The Cottage (the name of my new home will be revealed in due course) is to be built below the house and where the avenue up to the house joins The Paddock:

The Cottage is not built on site but in a factory and brought to the site on a lo-loader and craned into position. The Cottage has been built and will be brought to the site in a week or so. In the meantime the founds have been dug, the piles set and the services brought to the site.

Tuesday, 16 October 2007

So Much to do in the Land of The Long White Cloud

When I was in New Zealand in 2005 I did lots of things that I never imagined I would do. I went para-gliding, white water rafting, heli-hiking up a glacier and tramping in one of the most beautiful National Parks in the world. And those are just the activities that spring readily to mind. I decided that when I went back for 6 months in September 2006 I would learn to para-glide properly, play Bridge again (there are excellent Bridge Clubs in the Napier area), see if I could sing and learn to ballroom dance, and so much more.

I'm still not quite sure how everything went quite so differently.

I was cycling through Napier Park and saw the Napier Petanque Club in full flow. I was called in and shown the game and from that moment I was a player of petanque.

A few weeks later I was driving past Whitmore Park and saw a board inviting people into an open day at the Croquet Club. A lady - Jayne who is a most enthusiastic Golf Croquet player - showed me the basics and I was absolutely hooked.

I started learning to sail as well.

Add to those activities my cycling and the general business of living and there was little time for anything else.

It was good.

You can see more of my white water rafting pictures at

Getting Around

Before I went to New Zealand in 2006 I decided that I had to have a car. For years I (like many men as they grow older) had hankered after a rag-top. I'd had one as a youngster but this was my second chance. I decided on a Mazda MX5: fun, seriously good to drive, superb quality and not too expensive to run. As luck would have it I managed to find exactly what I wanted before I went out. It was in Auckland - a 'new' car. In New Zealand many cars are considered 'new' if they come in from Japan when they are 5 years old. Japan's motoring laws make it very expensive to keep a car after it's fifth birthday. The Company delivered it to Napier for me.

Wendy was to pick me up from the Airport. I was foolish enough to mention that I had two cases and that the MX5 wouldn't be big enough. Wendy's response was that the MX5 wasn't big enough to hold her handbag. From that moment forth the car has been known as The Handbag. Napier's climate is such that it is the ideal car for one person most of the time. When I am transporting the children I swap the Handbag for one of the Geddes people carriers. It goes without saying that a young blond looks a darn site better driving an MX5 than an old baldie. But wotthehellarchie.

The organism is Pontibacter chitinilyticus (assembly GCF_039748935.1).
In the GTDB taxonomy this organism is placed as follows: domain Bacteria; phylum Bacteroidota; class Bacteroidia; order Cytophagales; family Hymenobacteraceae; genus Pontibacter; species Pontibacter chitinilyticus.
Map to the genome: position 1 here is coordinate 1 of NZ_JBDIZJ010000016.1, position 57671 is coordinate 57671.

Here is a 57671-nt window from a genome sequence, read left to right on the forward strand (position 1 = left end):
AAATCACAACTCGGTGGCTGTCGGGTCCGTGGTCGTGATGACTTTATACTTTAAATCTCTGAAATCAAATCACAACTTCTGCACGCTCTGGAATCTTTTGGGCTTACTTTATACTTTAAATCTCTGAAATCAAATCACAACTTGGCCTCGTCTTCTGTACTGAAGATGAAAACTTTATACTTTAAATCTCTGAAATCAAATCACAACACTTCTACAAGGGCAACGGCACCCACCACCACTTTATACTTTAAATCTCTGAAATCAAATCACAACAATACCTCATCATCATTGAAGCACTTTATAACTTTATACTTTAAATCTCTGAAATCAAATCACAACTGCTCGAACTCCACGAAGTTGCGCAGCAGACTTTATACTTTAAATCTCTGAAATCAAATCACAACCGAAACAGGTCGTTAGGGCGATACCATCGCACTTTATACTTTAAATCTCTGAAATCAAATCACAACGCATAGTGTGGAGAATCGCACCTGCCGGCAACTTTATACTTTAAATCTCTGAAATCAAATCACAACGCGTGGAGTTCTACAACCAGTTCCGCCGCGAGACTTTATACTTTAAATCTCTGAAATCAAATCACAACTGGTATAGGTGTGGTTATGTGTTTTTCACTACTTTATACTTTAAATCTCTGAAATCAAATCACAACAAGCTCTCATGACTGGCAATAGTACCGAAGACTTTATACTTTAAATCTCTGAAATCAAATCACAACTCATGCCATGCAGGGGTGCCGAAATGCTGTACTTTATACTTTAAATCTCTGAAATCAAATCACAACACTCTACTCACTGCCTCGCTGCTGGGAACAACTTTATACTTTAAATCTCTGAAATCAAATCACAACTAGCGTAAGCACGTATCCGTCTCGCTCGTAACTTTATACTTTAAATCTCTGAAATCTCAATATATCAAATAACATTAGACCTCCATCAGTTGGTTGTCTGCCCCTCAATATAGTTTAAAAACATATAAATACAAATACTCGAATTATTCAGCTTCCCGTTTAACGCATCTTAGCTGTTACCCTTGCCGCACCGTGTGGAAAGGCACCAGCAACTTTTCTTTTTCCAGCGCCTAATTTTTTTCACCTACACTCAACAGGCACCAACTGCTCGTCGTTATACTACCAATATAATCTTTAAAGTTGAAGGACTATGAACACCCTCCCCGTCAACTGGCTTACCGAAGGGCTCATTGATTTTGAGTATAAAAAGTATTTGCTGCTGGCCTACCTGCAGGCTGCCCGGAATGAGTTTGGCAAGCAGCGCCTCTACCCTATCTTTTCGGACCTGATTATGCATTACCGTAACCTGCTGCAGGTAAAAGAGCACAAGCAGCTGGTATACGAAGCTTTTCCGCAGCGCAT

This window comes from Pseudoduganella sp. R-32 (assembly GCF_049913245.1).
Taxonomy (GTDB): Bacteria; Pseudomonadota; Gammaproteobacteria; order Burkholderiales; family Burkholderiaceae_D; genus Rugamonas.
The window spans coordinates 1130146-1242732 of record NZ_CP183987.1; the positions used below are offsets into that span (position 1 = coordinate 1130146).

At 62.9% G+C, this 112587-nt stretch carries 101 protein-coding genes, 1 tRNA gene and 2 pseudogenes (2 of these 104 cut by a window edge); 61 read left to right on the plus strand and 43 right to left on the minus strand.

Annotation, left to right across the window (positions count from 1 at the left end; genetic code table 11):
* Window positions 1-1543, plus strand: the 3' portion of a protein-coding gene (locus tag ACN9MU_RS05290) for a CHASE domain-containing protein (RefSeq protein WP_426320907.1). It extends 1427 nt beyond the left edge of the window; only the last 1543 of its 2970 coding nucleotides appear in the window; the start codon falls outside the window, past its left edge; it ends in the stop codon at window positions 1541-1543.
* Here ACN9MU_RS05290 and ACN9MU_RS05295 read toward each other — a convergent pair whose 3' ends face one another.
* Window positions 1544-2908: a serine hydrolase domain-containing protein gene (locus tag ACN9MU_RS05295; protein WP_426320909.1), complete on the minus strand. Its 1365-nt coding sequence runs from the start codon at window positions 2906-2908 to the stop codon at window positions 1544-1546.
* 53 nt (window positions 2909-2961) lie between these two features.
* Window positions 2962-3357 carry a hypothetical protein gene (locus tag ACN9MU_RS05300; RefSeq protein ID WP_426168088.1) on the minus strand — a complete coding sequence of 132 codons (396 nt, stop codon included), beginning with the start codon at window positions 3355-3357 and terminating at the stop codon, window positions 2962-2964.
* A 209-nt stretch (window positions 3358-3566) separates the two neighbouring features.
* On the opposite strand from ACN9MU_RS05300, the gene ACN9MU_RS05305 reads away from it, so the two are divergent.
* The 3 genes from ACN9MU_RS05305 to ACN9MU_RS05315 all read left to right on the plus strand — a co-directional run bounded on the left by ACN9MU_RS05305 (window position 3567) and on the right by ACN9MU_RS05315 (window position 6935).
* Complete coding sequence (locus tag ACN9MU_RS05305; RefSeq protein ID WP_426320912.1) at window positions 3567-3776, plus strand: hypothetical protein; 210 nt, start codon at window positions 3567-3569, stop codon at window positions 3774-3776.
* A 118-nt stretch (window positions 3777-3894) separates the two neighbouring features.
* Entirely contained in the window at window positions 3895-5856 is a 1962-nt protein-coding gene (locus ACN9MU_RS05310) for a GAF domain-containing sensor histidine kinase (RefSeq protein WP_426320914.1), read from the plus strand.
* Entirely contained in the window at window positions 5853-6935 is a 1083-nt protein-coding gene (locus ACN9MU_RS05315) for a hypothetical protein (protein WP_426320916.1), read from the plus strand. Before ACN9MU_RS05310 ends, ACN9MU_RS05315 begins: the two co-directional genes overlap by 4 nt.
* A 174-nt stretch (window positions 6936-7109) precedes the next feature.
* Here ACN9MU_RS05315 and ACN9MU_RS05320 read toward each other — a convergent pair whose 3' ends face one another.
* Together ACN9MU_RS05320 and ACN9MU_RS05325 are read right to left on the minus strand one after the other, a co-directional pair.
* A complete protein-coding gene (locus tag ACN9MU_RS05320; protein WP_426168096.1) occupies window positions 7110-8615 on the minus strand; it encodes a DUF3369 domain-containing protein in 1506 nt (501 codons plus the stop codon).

Last year I was living on the outskirts of the centre of Napier and decided that a bike would be ideal to help me keep fit and enable me to get into the centre easily without using the car. So I bought a bike. And what fun that turned out to be. My favourite route into town was via the seafront cycle path. I could cycle 20 kilometres a day and still fit in all my other activities.

The Handbag and the bike await my return.

Monday, 8 October 2007

The Family

The Family is Martin and Wendy (Dad and Mum!) and (in age order) Jamie (13), David (11 this month), Fraser (9) and Catriona (6). Martin is a dentist. Wendy was a lawyer who gave up law (and a very senior position in Local Government) to become a Mum and then read for a further degree. Wendy now runs the family dental practice in Hastings.

We know each other because Martin and Wendy lived on Lewis for a while in the early 1990s and Wendy was a colleague of mine.

They emigrated to New Zealand a few years ago and have never looked back.

Saturday, 6 October 2007

Why New Zealand?

I don’t think that anyone wonders why I should want to spend time in New Zealand. It is, after all, a beautiful place with an equable climate and friendly, hospitable people. But there is more to it than that.

Friends, whom I have known for many years, emigrated to New Zealand a few years ago and love it. So much so that, in 2005, they eventually were successful in persuading me to go for a visit. I fell in love: with the place, the weather, the attitudes, the activities, the outdoor life but, above all, with the people and, in particular, with my host family.

In New Zealand I had no history, no memories, no ties and, indeed, nothing to prevent complete relaxation and contentment. I was accepted purely for who I was at face value then, not what I was because of my known past – because I had no known past.

In New Zealand when a child reaches his or her fifth birthday he (or she) graduates from Pre-School and starts attending Junior School on the day after the Birthday. When I first visited my friends, Catriona was just five. I promised to return for the ‘graduation’. I’m not quite sure why but I decided that if I was going out at all I would go out for six months – the longest period that one can stay. In September 2006 I set out for what was to be one of the most wonderful and life-changing things that I have ever done. And I have never regretted a single moment.